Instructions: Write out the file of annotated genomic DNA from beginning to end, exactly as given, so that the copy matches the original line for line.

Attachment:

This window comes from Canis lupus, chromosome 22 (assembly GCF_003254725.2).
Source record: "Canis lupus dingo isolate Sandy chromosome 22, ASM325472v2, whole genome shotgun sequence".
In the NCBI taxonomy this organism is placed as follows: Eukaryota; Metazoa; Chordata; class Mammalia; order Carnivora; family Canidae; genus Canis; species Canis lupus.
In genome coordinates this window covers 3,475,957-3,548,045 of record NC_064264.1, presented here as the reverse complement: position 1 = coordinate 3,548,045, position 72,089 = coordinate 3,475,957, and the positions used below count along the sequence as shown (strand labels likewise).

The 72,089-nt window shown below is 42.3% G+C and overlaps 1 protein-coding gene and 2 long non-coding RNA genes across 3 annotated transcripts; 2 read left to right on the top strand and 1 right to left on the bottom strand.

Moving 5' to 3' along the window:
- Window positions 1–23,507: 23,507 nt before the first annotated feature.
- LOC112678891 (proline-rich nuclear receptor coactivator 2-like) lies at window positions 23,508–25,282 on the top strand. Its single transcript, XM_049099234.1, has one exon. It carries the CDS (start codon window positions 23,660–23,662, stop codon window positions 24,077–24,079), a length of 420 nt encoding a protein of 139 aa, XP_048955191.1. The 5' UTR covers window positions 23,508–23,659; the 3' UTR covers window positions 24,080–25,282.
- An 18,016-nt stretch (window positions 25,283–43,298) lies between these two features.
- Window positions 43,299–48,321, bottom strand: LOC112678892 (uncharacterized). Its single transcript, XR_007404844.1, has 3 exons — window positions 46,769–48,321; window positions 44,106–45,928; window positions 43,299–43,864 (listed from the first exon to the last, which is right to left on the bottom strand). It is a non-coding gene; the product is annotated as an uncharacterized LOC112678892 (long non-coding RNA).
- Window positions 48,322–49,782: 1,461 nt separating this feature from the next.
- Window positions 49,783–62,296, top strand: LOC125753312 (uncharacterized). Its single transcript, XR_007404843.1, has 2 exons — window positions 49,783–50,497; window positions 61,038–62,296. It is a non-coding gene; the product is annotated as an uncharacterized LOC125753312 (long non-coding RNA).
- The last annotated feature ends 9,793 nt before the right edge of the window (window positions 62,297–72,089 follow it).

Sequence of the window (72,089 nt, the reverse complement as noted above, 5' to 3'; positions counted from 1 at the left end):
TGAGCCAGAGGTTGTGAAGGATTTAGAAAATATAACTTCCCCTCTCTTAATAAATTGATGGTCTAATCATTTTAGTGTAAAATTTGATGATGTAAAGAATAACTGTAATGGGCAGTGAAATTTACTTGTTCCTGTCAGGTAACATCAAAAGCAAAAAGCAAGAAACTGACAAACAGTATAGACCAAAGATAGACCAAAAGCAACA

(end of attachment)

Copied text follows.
This window comes from Canis lupus, chromosome 22 (assembly GCF_003254725.2).
Source record: "Canis lupus dingo isolate Sandy chromosome 22, ASM325472v2, whole genome shotgun sequence".
In the NCBI taxonomy this organism is placed as follows: Eukaryota; Metazoa; Chordata; class Mammalia; order Carnivora; family Canidae; genus Canis; species Canis lupus.
In genome coordinates this window covers 3,475,957-3,548,045 of record NC_064264.1, presented here as the reverse complement: position 1 = coordinate 3,548,045, position 72,089 = coordinate 3,475,957, and the positions used below count along the sequence as shown (strand labels likewise).

The 72,089-nt window shown below is 42.3% G+C and overlaps 1 protein-coding gene and 2 long non-coding RNA genes across 3 annotated transcripts; 2 read left to right on the top strand and 1 right to left on the bottom strand.

Moving 5' to 3' along the window:
- Window positions 1–23,507: 23,507 nt before the first annotated feature.
- LOC112678891 (proline-rich nuclear receptor coactivator 2-like) lies at window positions 23,508–25,282 on the top strand. Its single transcript, XM_049099234.1, has one exon. It carries the CDS (start codon window positions 23,660–23,662, stop codon window positions 24,077–24,079), a length of 420 nt encoding a protein of 139 aa, XP_048955191.1. The 5' UTR covers window positions 23,508–23,659; the 3' UTR covers window positions 24,080–25,282.
- An 18,016-nt stretch (window positions 25,283–43,298) lies between these two features.
- Window positions 43,299–48,321, bottom strand: LOC112678892 (uncharacterized). Its single transcript, XR_007404844.1, has 3 exons — window positions 46,769–48,321; window positions 44,106–45,928; window positions 43,299–43,864 (listed from the first exon to the last, which is right to left on the bottom strand). It is a non-coding gene; the product is annotated as an uncharacterized LOC112678892 (long non-coding RNA).
- Window positions 48,322–49,782: 1,461 nt separating this feature from the next.
- Window positions 49,783–62,296, top strand: LOC125753312 (uncharacterized). Its single transcript, XR_007404843.1, has 2 exons — window positions 49,783–50,497; window positions 61,038–62,296. It is a non-coding gene; the product is annotated as an uncharacterized LOC125753312 (long non-coding RNA).
- The last annotated feature ends 9,793 nt before the right edge of the window (window positions 62,297–72,089 follow it).

Sequence of the window (72,089 nt, the reverse complement as noted above, 5' to 3'; positions counted from 1 at the left end):
TGAGCCAGAGGTTGTGAAGGATTTAGAAAATATAACTTCCCCTCTCTTAATAAATTGATGGTCTAATCATTTTAGTGTAAAATTTGATGATGTAAAGAATAACTGTAATGGGCAGTGAAATTTACTTGTTCCTGTCAGGTAACATCAAAAGCAAAAAGCAAGAAACTGACAAACAGTATAGACCAAAGATAGACCAAAAGCAACA